While cruising up an escalator, I randomly asked a couple behind us in Rockies gear if they had traveled from out of state to the game. Amazingly, they said yes. One had gone to the Denver game in 1998, but the other had missed it. So maybe the All-Star Game really does bring in outside money and doesn't just recirculate entertainment dollars that likely would have been spent anyways!
For the opening ceremonies they put a big flag on the field. It was really big.
The lineups was pretty boring, though I must note that the two Diamondbacks received the loudest cheers by far. Sorry, Every Baseball Fan Of Every Other Team That Lives In Phoenix, but Chase Field is not your home stadium and the All-Star Game just proved it again. I thought booing some of the other players was a bit lame, but what do I know? The All-Star Game is a bit like a soccer game between two warring nations on Christmas; sure you want to win for the sport of it, but it's meant to be about goodwill. Let's be friends, people, for just one day.
The opening ceremonies were predictably bittersweet. I'm not sure what was shown on-air, but the victims of the Tucson shooting were honored, and Daniel Hernandez threw out one of the first pitches. We like to believe that our choices of recreation keep the world at bay and create a temporary oasis, but that's not true. We can't escape the context.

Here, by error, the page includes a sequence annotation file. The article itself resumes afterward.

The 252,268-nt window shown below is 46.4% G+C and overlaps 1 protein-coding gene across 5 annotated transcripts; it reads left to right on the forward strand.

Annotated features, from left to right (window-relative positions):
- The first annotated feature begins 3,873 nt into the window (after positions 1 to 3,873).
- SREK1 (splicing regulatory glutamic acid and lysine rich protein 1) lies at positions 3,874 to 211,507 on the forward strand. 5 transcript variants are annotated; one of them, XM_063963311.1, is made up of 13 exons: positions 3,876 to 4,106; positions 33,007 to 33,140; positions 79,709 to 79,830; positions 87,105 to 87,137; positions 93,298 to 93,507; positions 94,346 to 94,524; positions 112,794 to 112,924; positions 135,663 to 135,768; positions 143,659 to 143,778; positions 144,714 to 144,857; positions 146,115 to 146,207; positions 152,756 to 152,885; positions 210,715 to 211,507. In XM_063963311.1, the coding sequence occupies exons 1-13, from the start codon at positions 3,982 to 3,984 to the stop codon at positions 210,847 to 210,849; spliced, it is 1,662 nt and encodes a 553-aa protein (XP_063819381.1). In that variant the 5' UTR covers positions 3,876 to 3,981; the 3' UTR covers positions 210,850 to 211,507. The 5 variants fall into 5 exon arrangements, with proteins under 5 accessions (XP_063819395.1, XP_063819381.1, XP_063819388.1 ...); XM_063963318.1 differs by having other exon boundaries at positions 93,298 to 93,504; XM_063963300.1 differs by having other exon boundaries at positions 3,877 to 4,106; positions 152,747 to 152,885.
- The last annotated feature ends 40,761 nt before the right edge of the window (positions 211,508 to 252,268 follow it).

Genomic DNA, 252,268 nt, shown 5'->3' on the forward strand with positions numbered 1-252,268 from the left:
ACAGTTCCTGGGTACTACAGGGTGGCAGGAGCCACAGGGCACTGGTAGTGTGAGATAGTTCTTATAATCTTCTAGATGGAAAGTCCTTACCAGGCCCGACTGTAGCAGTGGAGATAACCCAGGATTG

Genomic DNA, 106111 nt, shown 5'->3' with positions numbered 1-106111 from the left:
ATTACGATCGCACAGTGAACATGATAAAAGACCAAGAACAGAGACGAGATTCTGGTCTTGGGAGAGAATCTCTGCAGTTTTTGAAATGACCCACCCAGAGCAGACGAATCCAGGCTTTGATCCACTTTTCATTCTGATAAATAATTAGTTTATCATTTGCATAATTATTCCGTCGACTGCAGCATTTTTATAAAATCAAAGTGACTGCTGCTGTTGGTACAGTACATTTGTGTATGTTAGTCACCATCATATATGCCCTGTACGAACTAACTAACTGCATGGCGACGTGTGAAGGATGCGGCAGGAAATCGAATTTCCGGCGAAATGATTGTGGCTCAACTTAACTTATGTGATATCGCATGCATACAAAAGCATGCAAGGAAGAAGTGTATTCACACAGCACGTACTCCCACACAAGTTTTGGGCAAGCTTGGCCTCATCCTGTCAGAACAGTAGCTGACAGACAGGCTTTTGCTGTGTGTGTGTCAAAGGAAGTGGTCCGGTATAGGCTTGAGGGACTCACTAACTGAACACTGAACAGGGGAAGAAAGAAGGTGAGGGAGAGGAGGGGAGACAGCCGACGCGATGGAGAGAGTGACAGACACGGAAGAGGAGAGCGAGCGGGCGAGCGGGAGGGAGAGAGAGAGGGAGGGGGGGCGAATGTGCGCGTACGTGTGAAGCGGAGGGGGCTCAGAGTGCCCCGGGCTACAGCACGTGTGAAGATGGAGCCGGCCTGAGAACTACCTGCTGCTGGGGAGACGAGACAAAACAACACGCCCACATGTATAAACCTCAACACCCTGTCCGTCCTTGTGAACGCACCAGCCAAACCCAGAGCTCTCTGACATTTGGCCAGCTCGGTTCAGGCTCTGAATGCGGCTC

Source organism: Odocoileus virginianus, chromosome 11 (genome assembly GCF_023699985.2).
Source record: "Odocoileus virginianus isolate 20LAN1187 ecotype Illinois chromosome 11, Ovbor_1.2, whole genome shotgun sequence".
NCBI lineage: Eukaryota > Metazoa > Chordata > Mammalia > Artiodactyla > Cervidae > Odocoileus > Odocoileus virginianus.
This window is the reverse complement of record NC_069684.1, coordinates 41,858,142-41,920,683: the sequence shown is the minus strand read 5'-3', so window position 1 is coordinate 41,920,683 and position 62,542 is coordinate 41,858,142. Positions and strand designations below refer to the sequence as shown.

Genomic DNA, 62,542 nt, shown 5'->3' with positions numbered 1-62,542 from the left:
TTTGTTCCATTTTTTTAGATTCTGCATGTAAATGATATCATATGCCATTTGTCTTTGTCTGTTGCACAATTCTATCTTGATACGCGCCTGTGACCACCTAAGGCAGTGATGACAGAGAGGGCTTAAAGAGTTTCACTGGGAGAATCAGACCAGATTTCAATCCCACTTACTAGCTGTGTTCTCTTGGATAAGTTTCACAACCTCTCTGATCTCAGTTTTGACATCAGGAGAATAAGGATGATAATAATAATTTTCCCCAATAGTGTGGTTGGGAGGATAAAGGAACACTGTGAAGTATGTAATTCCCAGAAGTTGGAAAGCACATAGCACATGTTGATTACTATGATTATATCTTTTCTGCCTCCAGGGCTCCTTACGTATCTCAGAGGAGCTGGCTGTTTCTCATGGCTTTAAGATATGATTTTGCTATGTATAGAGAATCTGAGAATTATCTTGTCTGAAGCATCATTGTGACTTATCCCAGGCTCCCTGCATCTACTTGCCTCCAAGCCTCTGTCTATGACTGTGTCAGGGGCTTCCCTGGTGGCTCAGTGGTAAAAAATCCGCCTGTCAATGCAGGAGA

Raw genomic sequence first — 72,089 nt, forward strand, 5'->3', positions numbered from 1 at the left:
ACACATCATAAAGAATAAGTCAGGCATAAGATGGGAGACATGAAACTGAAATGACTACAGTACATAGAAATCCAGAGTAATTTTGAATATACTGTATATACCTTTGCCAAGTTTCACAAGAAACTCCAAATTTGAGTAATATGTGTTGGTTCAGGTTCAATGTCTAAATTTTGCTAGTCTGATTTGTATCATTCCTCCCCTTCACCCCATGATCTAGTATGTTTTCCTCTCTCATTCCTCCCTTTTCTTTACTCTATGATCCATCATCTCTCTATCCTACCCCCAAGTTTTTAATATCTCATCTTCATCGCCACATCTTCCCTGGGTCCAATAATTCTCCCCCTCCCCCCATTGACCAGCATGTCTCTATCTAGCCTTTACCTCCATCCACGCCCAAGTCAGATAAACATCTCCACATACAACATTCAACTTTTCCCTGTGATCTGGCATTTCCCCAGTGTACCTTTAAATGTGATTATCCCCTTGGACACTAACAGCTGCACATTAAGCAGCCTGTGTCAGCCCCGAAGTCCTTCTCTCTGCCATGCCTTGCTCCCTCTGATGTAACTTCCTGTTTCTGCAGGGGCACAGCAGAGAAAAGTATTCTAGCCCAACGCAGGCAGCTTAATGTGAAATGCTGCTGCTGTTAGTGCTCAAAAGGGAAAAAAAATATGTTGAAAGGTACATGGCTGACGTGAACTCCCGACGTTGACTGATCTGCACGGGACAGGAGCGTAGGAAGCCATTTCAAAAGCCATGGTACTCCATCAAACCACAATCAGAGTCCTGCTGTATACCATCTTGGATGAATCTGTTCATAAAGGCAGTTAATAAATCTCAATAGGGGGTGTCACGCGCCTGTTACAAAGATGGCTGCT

Soon it was time for first pitch, so I made a stop motion video of it. Here's a frame from the middle of my future Christmas classic:
But the game! The game was a game of baseball, and they played 8 1/2 inning because the home team was winning by that point and the umpires felt bad for the hapless American Leaguers. Better luck next time, Junior Circuit.
At one point the guy next to me said it was cool I was keeping score, and that it must be complicated. Well, yes, let me show you.
Was it a game I'll tell my children about? Well, yes. Not for the game itself, perhaps, but certainly for everything leading up to it and all of the events. Perhaps the game will have more significance if Prince Fielder is eventually considered an All Time Great, and I can say, "I saw him hit a 3 run bomb in an All-Star Game." But it was a good game, with a good result.
The crowd felt good and full, though it is hard to root for random players. Things were certainly jumping on good plays, but I didn't hear a single "Let's go NL" chant or anything. We are not united after all. There was a funny moment during Robinson Cano's first at-bat, however, when some random Yankees fan in the next section over tried to start a "Let's Go Yankees" chant. Another Yankees fan (in full regalia), stood up and yelled at the first guy, "Hey! Stop chanting, he's trying to hit here!" Kudos to you, fan wearing a Jeter shirt (so rare, I know).
What more is there to be said that hasn't already been said? It's been a long, glorious weekend of festivities. There will be still some unwinding for the next few days, but this is the end, my friends. We just haven't realized it yet.